- Disney faces a massive increase in NBA costs as the new season and deal terms take effect in October.
- Disney is expected to incur $650-$750 million of incremental cost over the next few quarters related to the NBA contract.
- Other challenges like subscriber attrition risk, difficult studio comps, and Shanghai costs are likely to also weigh on EPS growth.
Walt Disney Co. (NYSE:DIS) faces a massive increase in NBA costs as the new season and deal terms take effect in October.
The NBA has gone through five TV rights renewals since 1990. The deals have gotten longer but they have gotten disproportionately more expensive. Deal length has more than doubled while deal payments have increased over 2600%. The average price per season has gone from $219 million in 1990 to almost $2.7 billion for the new season (an 1100% increase).
Disney airs the majority of the NBA games, about 60%. During the last contract renewal, it paid about $4.9 billion for games over a nine-year horizon, which amounted to $549 million per season. Estimates call for Disney to pay $14.6 billion over the next nine years or $1.6 billion per season. Disney is expected to incur $650-$750 million of incremental cost over the next few quarters related to the step-up component of the higher pricing, which represents about 5% of total company pre-tax income, as the remainder is built in as an annual pricing hike and spread out over the nine-year life of the deal.
Also read: Will Walt Disney Co Stock Fall Below $90?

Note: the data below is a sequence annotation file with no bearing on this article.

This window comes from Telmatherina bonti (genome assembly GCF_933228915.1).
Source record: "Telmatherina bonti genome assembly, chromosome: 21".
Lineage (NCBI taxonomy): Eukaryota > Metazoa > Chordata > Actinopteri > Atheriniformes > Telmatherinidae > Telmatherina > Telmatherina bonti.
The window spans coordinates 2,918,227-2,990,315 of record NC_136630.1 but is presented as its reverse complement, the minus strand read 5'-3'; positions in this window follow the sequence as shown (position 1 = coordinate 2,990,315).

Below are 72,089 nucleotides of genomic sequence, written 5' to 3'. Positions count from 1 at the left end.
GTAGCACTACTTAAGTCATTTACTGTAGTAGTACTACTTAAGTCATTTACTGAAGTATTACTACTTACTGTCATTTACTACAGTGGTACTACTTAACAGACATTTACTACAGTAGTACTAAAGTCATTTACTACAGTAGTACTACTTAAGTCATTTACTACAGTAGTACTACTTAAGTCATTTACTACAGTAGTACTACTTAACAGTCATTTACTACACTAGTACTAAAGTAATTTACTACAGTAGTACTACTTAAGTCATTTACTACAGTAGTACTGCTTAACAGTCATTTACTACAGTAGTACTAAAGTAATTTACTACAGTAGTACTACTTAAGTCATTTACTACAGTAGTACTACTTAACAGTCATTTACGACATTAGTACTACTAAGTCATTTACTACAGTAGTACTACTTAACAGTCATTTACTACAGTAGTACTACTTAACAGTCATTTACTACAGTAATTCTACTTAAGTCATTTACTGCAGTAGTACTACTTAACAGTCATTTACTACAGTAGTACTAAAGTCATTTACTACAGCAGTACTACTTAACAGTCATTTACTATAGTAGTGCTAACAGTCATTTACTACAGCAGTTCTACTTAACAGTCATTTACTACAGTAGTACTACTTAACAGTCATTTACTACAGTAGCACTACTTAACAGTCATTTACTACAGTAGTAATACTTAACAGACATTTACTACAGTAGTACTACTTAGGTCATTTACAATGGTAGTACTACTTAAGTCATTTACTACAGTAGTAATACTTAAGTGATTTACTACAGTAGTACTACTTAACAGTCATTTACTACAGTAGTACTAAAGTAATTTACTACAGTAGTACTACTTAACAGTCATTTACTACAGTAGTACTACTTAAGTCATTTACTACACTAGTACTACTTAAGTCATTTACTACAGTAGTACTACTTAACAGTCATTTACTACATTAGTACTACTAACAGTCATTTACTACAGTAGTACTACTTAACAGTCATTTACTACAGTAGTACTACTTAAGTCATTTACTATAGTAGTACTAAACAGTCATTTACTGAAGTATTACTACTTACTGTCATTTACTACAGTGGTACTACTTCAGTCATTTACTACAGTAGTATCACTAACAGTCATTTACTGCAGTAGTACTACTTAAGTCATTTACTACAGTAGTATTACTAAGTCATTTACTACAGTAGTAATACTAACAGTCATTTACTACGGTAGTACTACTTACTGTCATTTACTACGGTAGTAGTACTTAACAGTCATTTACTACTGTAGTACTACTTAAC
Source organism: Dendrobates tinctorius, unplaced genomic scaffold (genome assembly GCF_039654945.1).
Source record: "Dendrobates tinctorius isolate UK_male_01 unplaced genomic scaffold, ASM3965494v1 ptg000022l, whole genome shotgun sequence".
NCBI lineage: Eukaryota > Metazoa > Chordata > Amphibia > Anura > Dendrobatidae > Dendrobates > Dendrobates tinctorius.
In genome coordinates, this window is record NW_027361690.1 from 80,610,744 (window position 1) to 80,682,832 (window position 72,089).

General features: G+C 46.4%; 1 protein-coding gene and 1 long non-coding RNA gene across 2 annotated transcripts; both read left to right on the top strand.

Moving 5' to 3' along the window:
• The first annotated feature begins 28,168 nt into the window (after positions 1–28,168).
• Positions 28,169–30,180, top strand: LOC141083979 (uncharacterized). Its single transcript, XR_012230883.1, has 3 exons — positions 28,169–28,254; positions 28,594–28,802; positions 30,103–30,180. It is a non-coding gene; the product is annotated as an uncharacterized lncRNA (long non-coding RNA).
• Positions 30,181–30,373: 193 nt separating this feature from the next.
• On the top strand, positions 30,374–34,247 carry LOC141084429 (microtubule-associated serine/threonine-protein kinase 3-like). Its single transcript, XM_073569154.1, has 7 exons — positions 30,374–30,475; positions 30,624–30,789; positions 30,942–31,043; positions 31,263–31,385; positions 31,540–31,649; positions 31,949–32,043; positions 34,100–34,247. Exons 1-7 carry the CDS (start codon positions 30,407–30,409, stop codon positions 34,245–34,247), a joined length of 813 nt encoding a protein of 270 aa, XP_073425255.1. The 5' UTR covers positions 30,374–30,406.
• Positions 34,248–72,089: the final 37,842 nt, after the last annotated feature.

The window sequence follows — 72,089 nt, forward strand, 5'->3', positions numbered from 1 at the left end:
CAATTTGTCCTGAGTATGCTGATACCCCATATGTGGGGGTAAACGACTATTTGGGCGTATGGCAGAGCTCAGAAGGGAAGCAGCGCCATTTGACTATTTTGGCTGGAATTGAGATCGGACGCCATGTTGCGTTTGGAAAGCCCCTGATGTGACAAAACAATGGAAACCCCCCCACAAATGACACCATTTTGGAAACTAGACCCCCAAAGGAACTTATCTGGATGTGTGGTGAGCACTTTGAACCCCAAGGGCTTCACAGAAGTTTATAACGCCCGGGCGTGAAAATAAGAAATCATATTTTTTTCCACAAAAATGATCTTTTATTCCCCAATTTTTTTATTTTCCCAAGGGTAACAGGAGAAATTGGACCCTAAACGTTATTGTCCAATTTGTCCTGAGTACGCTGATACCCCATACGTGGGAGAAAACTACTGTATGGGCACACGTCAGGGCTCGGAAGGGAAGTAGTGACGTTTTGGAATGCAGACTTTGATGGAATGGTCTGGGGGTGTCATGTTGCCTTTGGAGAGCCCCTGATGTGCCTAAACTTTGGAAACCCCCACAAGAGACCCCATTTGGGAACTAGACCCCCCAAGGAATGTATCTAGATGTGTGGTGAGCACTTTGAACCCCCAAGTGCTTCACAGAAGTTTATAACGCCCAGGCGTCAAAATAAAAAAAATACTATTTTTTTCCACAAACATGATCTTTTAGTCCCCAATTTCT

Other Challenges Could Also Drag FY17 EPS
Aside from concerns about sports cost, Disney faces other challenges pressuring the FY17 EPS outlook, specifically tied to subscriber attrition, difficult studio comparisons, and the Shanghai cost burden.
Recent data from SNL shows an acceleration in cord cutting as broadband-only homes grew 16% in 2Q16. Furthermore, recent deals by Liberty Global and Comcast to integrate Netflix are another indicative sign of a global shift in television demand, which is a major secular trend presenting ongoing subscriber attrition risk for Disney.
While without a doubt Disney has a great long-term film pipeline, the near-term picture is shakier because the wildly successful films of last year may be hard to repeat. Disney will face difficult comps based on the success of Zootopia, The Jungle Book, Finding Dory, and Civil War. The studio has some promising 2017 films, including: Guardians of the Galaxy 2 and Thor: Ragnarok, and Beauty and the Beast. Note, Star Wars 8 will not be in FY17. However, two titles in the FY17 backlog have already been receiving mixed reviews—Cars 3 and Pirates of the Caribbean: Dead Men Tell No Tales.
Lastly, the effort to build out the Shanghai Disney Resort is a problematic drag on profitability. It is expected that Shanghai is likely to run at a bigger loss than is anticipated by consensus estimates.
There is a considerable risk to the FY17 EPS outlook for Disney. The NBA deal renewal takes effect next month. Additionally, other challenges like subscriber attrition risk, difficult studio comps, and Shanghai costs are likely to weigh on EPS growth, which will drag Disney stock price. We suspect P/E multiple compression from 15x currently to 13x and EPS cuts from $6.08 to $5.75 to send the Disney stock price towards $75.